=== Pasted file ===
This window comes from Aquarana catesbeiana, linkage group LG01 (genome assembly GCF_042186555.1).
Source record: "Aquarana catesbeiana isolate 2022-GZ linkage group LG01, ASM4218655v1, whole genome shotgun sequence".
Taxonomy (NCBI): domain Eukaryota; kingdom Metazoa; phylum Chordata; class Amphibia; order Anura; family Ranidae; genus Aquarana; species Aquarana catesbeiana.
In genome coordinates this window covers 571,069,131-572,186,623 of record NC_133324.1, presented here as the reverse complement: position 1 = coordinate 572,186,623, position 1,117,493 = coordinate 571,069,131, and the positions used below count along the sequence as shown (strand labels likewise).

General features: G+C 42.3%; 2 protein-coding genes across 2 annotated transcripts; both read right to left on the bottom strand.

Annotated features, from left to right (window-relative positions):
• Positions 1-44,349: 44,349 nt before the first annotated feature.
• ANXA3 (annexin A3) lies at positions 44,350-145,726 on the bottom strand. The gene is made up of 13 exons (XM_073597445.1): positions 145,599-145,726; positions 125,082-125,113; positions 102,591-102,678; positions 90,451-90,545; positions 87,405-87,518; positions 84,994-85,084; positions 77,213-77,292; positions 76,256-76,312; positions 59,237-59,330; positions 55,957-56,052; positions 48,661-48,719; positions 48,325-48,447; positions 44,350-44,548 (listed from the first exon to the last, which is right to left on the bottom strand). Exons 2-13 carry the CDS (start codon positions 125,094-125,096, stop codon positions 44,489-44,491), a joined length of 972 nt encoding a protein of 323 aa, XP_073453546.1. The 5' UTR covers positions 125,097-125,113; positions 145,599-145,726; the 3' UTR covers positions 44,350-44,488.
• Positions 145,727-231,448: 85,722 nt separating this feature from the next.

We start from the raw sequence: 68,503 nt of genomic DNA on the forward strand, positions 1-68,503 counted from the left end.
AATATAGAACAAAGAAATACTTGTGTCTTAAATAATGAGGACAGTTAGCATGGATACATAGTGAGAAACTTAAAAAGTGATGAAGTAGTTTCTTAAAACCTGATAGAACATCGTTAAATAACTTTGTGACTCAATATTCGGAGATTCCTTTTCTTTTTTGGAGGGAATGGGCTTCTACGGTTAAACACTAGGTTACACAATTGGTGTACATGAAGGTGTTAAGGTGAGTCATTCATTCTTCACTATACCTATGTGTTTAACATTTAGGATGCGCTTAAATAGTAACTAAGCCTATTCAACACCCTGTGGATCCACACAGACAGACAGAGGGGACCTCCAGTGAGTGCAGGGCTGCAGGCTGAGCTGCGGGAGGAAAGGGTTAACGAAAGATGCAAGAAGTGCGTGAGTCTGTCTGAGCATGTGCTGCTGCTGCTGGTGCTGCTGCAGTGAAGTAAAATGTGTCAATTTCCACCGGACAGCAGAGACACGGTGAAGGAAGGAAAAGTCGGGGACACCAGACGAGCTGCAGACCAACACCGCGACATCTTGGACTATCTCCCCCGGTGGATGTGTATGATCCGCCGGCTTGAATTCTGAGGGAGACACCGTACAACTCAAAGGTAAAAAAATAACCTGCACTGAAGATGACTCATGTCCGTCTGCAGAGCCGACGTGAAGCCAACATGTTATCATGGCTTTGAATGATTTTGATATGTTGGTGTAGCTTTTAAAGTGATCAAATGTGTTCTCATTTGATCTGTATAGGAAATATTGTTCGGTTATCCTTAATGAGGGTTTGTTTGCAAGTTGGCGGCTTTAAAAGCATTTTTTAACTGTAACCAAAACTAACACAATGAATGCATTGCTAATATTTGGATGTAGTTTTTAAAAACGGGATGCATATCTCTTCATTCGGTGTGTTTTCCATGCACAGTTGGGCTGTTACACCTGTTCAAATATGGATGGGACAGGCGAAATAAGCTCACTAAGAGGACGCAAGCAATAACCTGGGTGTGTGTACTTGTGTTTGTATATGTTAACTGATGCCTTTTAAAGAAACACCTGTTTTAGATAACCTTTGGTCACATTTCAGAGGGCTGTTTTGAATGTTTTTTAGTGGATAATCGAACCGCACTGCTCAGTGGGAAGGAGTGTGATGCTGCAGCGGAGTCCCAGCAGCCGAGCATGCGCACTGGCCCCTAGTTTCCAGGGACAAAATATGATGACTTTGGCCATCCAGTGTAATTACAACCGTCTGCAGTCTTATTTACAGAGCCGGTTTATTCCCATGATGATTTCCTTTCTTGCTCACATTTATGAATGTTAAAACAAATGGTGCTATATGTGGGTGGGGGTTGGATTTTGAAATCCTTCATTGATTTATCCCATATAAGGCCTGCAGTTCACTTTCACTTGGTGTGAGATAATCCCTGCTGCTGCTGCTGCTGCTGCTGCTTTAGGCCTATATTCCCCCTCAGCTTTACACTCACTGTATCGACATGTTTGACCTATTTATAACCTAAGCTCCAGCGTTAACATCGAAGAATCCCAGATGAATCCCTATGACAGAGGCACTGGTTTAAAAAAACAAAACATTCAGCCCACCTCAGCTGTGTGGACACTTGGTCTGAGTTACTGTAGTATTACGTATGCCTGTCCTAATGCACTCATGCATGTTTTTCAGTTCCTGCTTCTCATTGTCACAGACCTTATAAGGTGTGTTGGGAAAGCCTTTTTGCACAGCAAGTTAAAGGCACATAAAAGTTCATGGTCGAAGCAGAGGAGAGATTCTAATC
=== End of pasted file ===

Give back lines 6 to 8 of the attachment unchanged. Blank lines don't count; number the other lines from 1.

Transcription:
Annotated features, from left to right (window-relative positions):
• Positions 1-44,349: 44,349 nt before the first annotated feature.
• ANXA3 (annexin A3) lies at positions 44,350-145,726 on the bottom strand. The gene is made up of 13 exons (XM_073597445.1): positions 145,599-145,726; positions 125,082-125,113; positions 102,591-102,678; positions 90,451-90,545; positions 87,405-87,518; positions 84,994-85,084; positions 77,213-77,292; positions 76,256-76,312; positions 59,237-59,330; positions 55,957-56,052; positions 48,661-48,719; positions 48,325-48,447; positions 44,350-44,548 (listed from the first exon to the last, which is right to left on the bottom strand). Exons 2-13 carry the CDS (start codon positions 125,094-125,096, stop codon positions 44,489-44,491), a joined length of 972 nt encoding a protein of 323 aa, XP_073453546.1. The 5' UTR covers positions 125,097-125,113; positions 145,599-145,726; the 3' UTR covers positions 44,350-44,488.